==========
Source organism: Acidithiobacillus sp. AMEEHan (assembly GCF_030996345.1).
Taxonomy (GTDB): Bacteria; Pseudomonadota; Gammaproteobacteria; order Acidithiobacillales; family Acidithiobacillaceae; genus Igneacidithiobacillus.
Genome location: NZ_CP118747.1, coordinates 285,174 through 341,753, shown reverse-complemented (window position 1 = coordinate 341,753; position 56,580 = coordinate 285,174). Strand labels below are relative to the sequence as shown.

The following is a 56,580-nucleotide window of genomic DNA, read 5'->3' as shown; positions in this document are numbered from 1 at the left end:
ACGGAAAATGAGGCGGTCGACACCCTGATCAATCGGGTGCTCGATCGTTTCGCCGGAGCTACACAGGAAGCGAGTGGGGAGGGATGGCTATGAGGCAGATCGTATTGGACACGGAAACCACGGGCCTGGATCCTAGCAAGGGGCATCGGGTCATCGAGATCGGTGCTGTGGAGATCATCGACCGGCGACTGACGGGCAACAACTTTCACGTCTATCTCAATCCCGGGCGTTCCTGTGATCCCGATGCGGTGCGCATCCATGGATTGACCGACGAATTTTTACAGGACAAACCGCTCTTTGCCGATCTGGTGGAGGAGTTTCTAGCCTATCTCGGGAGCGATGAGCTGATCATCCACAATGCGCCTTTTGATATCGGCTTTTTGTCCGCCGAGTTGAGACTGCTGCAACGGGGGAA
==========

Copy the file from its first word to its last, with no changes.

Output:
Source organism: Acidithiobacillus sp. AMEEHan (assembly GCF_030996345.1).
Taxonomy (GTDB): Bacteria; Pseudomonadota; Gammaproteobacteria; order Acidithiobacillales; family Acidithiobacillaceae; genus Igneacidithiobacillus.
Genome location: NZ_CP118747.1, coordinates 285,174 through 341,753, shown reverse-complemented (window position 1 = coordinate 341,753; position 56,580 = coordinate 285,174). Strand labels below are relative to the sequence as shown.

The following is a 56,580-nucleotide window of genomic DNA, read 5'->3' as shown; positions in this document are numbered from 1 at the left end:
ACGGAAAATGAGGCGGTCGACACCCTGATCAATCGGGTGCTCGATCGTTTCGCCGGAGCTACACAGGAAGCGAGTGGGGAGGGATGGCTATGAGGCAGATCGTATTGGACACGGAAACCACGGGCCTGGATCCTAGCAAGGGGCATCGGGTCATCGAGATCGGTGCTGTGGAGATCATCGACCGGCGACTGACGGGCAACAACTTTCACGTCTATCTCAATCCCGGGCGTTCCTGTGATCCCGATGCGGTGCGCATCCATGGATTGACCGACGAATTTTTACAGGACAAACCGCTCTTTGCCGATCTGGTGGAGGAGTTTCTAGCCTATCTCGGGAGCGATGAGCTGATCATCCACAATGCGCCTTTTGATATCGGCTTTTTGTCCGCCGAGTTGAGACTGCTGCAACGGGGGAA